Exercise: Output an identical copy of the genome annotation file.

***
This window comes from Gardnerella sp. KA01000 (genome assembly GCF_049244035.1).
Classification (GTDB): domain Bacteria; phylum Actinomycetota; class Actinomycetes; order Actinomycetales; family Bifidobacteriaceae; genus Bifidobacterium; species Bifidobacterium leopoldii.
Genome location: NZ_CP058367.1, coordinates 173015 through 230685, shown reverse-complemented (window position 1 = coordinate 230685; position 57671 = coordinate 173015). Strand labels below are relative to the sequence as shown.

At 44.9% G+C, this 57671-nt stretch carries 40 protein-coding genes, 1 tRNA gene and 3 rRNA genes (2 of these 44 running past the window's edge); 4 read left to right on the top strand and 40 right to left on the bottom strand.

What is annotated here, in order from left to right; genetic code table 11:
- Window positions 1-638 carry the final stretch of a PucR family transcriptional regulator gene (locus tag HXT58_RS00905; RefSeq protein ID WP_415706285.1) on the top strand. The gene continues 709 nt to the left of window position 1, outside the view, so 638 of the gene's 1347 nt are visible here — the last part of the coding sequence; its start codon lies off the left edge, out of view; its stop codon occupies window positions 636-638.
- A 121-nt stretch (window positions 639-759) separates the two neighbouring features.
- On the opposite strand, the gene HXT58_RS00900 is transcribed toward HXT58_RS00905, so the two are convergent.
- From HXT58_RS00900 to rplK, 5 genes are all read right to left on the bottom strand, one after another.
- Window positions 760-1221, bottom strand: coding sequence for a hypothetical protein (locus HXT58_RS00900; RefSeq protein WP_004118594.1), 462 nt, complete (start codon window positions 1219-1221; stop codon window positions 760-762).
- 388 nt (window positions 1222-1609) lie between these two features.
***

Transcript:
This window comes from Gardnerella sp. KA01000 (genome assembly GCF_049244035.1).
Classification (GTDB): domain Bacteria; phylum Actinomycetota; class Actinomycetes; order Actinomycetales; family Bifidobacteriaceae; genus Bifidobacterium; species Bifidobacterium leopoldii.
Genome location: NZ_CP058367.1, coordinates 173015 through 230685, shown reverse-complemented (window position 1 = coordinate 230685; position 57671 = coordinate 173015). Strand labels below are relative to the sequence as shown.

At 44.9% G+C, this 57671-nt stretch carries 40 protein-coding genes, 1 tRNA gene and 3 rRNA genes (2 of these 44 running past the window's edge); 4 read left to right on the top strand and 40 right to left on the bottom strand.

What is annotated here, in order from left to right; genetic code table 11:
- Window positions 1-638 carry the final stretch of a PucR family transcriptional regulator gene (locus tag HXT58_RS00905; RefSeq protein ID WP_415706285.1) on the top strand. The gene continues 709 nt to the left of window position 1, outside the view, so 638 of the gene's 1347 nt are visible here — the last part of the coding sequence; its start codon lies off the left edge, out of view; its stop codon occupies window positions 636-638.
- A 121-nt stretch (window positions 639-759) separates the two neighbouring features.
- On the opposite strand, the gene HXT58_RS00900 is transcribed toward HXT58_RS00905, so the two are convergent.
- From HXT58_RS00900 to rplK, 5 genes are all read right to left on the bottom strand, one after another.
- Window positions 760-1221, bottom strand: coding sequence for a hypothetical protein (locus HXT58_RS00900; RefSeq protein WP_004118594.1), 462 nt, complete (start codon window positions 1219-1221; stop codon window positions 760-762).
- 388 nt (window positions 1222-1609) lie between these two features.